February 03, 2022


Whether you are looking to invest in a new combine, tele handler or other machinery, a key issue is figuring out how best to finance. You may be fortunate enough to have the cash to purchase the asset outright, but if not, you are likely to reach for a hire purchase or lease.


There are two main types of leases that you could enter: operating leases or finance leases.

Operating leases:

If you enter an operating lease, you will effectively be renting the asset over an agreed period. The lease payments are tax deductible and any VAT on each payment is reclaimable. In many cases the finance company will be responsible for insuring and repairing the asset. The downside is this type of lease is likely to be more expensive in the long run as the monthly repayments are generally higher than a finance lease or hire purchase.

Finance leases:

A key difference is a finance leased asset will be recognised on the balance sheet as well as the lease liability. The additional benefit of this is that the depreciation charged on the asset recognised is allowable for tax purposes. The finance payments are also tax deductible and any VAT attached to these are reclaimed on each payment. The business will however be liable for insuring and maintaining the asset themselves.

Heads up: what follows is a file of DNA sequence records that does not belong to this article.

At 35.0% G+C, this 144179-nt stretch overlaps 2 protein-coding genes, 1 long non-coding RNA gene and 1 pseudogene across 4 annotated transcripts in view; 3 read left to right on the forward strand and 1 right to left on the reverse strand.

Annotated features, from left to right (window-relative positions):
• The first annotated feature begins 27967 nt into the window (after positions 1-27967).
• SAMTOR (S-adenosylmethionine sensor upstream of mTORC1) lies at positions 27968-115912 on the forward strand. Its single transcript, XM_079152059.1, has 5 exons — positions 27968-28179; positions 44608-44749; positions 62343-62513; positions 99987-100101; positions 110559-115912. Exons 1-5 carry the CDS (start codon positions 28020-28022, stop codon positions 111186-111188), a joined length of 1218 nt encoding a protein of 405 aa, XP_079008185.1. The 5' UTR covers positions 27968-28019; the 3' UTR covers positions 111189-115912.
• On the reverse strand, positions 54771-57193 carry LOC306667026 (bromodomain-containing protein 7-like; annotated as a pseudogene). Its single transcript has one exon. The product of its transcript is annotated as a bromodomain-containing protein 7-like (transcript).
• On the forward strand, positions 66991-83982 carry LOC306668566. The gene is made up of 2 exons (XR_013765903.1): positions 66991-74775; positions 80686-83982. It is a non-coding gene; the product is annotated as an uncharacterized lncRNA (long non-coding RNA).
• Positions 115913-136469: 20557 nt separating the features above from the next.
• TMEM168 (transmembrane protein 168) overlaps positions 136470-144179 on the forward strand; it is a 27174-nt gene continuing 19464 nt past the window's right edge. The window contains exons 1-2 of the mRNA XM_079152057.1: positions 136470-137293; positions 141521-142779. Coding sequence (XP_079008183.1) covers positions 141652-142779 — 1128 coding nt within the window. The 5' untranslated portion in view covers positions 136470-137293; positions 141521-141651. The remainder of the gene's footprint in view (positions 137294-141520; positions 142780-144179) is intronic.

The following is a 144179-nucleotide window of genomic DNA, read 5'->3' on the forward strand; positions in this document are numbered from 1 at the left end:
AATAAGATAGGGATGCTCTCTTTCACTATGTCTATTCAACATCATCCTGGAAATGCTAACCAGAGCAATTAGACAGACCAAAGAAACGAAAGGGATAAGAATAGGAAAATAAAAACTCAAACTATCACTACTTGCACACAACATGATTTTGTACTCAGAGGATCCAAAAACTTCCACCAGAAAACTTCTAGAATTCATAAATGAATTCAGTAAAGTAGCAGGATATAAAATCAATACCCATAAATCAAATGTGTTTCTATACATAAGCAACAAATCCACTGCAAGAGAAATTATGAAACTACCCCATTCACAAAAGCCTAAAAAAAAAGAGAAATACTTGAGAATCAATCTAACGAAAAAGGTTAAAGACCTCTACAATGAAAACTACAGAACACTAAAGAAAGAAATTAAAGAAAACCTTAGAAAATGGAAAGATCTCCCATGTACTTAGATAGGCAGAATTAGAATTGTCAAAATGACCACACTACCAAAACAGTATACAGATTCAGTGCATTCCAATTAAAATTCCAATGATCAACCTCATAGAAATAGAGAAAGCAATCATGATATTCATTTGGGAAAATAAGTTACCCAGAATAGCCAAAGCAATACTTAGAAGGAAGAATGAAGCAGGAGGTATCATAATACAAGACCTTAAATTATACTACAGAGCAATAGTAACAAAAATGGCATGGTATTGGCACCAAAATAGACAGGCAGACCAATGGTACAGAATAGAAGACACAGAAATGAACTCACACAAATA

At the end of the lease agreement the business will not own the asset but could still use the asset going forward at reduced monthly payments. Otherwise the asset will need returning to the finance company. No capital allowances can be claimed for assets on finance leases.

Hire Purchase (HP)

With a HP, the business will own the asset at the end of agreement. There is normally a small option to purchase fee at the end of the repayment period but then the asset is completely owned by the business.

The repayments are not tax deductible and won’t be shown in the profit and loss account. Like a finance lease it will be the business’ responsibility to maintain and ensure the asset. The depreciation of the asset is not tax allowable either, but it isn’t all doom and gloom as, in the year of the asset being purchased it is likely to qualify for capital allowances. This does mean that if the business manages to sell the asset later the proceeds will be taxable income too. This shows tax relief is received earlier with a lease.

At the initial purchase date all the VAT for the asset on hire purchase is immediately reclaimable rather than having to claw this back month by month over a finance lease so this can have an additional cash flow benefit.

Summary of differences between leases-

To be help you decide the type of agreement which is right for the business you should focus on what the long-term benefits of owning the asset are against the cash flow effect and the tax relief. To do this you should obtain all the deals from the supplier, consider how long you will keep the item and what it might be worth when you sell it. We can then calculate the cost of each financing option for you as well as the cash flow impact.


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